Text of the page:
Being among the first brands that buyers discover as they wander through your category allows you to be their main reference point that frames their thinking about the category. This facilitates brand affinity, builds mental availability, and increases your likelihood of winning their business. Additionally, if most buyers in your category are casual, "category-first" buyers, then maximizing digital availability will have your funnel grow more than your competitor's.


Why digital availability matters:

Growing your digital availability should be a basic requirement if your products are predominantly discovered and/or purchased online. Buyers will spend more time interacting with your brand to make a purchase decision. A recent Gartner study indicated that about 50% of a purchase journey is complete before buyers feel comfortable enough to talk to sales reps. 

Brands with weak digital availability never get a look from category buyers.

Digitally dominant brands tend to be category leaders. This is supported by research that shows achieving Excess Share of Voice is directly correlated with increased market share. BrandOps has expanded on this with "Share of Everything", which confirms the eSoV findings, but with far more digital signals and channels considered. In practice, maximizing presence and attention across all digital channels is how digital availability is actually grown.

Brands with strong digital availability are perceived as category leaders and benefit from traditional brand equity.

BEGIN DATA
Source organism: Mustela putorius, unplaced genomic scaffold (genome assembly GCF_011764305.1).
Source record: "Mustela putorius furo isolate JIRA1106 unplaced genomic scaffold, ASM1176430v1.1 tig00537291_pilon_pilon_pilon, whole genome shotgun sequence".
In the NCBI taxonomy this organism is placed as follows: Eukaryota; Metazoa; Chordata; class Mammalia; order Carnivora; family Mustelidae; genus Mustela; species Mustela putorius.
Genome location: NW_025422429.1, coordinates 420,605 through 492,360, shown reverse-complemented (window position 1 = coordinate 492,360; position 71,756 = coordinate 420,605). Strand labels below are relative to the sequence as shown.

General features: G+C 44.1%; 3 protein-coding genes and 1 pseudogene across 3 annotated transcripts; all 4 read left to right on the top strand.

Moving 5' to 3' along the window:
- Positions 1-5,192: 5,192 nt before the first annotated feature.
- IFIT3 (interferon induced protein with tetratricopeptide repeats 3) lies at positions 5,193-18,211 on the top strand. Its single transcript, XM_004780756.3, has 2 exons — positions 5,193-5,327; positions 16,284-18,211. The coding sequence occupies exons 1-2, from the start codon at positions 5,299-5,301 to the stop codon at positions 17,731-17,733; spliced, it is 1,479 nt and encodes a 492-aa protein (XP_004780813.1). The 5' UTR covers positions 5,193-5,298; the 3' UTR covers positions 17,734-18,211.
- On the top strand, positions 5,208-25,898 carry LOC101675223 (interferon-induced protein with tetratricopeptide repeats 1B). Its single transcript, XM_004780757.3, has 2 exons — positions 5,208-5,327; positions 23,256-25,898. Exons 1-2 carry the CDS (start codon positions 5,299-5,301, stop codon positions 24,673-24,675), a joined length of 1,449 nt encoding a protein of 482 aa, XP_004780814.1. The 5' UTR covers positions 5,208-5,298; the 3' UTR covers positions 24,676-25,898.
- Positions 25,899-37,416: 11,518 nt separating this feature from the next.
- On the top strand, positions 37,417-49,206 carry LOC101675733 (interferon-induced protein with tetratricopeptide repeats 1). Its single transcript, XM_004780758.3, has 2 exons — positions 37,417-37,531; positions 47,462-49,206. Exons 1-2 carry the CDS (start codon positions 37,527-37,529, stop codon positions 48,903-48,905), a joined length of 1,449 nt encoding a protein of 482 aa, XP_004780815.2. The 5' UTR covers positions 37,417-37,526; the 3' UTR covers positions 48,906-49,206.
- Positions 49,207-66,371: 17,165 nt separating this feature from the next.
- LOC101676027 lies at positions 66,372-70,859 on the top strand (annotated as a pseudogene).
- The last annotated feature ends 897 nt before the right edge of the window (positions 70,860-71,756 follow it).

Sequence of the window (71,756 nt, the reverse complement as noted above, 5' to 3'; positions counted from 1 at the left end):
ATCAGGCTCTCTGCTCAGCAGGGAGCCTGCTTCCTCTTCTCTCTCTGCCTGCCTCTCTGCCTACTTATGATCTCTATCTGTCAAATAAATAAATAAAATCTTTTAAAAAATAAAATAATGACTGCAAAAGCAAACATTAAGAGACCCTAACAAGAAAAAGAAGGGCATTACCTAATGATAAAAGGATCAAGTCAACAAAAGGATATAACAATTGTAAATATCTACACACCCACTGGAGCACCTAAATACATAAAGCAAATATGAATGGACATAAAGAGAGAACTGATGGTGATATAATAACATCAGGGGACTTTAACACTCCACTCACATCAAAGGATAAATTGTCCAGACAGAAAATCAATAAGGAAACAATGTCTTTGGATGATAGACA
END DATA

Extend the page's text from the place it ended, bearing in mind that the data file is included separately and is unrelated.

In addition, the brands that dominate digital channels tend to be discovered before the competition. This allows the selling brand to thrust its positioning into the mind of the buyer. Here, digital availability amplifies both mental availability and the purchasing criteria.

Brands with strong digital availability are discovered first and their positioning frames category thinking. 


How digital availability compares with
mental and physical availability:

Digital availability is more than just a digital extension of physical availability. What makes digital availability unique is that, unlike mental and physical availability which are pure outcomes, digital availability is both an outcome and a driver to creating it.

Digital availability is an outcome when the brand is within arm's reach to the buyer in the digital environment (e.g., on the first page of a Google search). This proximity to buyers doesn't just serve as a way to make the brand easy to be bought; it also serves as a driver of mental availability and future demand. This creates a self-sustaining growth loop. Unlike mental availability, which is traditionally built through brand advertising, digital availability builds mental availability as a byproduct of itself. In other words, the more digitally available a brand is, the more mental availability it builds. This is achieved through quality content and digital advertising. The definition of quality content is two-fold: on one hand, it might play an advertising-like role in which it stimulates attention that will have the brand's content spread and grow its digital availability even more; on the other hand, it moves prospects through the funnel and educates them about the brand's value. The former makes the brand discoverable to more people who may be casually browsing the digital channels where the brand appears, while the latter will influence demand. 

Another distinction is that digital availability benefits from network effects, whereas mental availability's network effects are lesser, and physical availability rarely benefits from network effects at all. Digital algorithms are built to amplify content they deem as high quality. A brand's success on one channel will often create success on another channel. In addition to this, network effects will also be created because the brand's audiences spend time on more than one channel, and they overlap with other audiences who will get exposed to the brand by proxy. The network effects of mental availability are weaker because they depend on an individual buyer to champion the brand.


Confusing digital with physical availability
leads to suboptimal Go-To-Market strategies.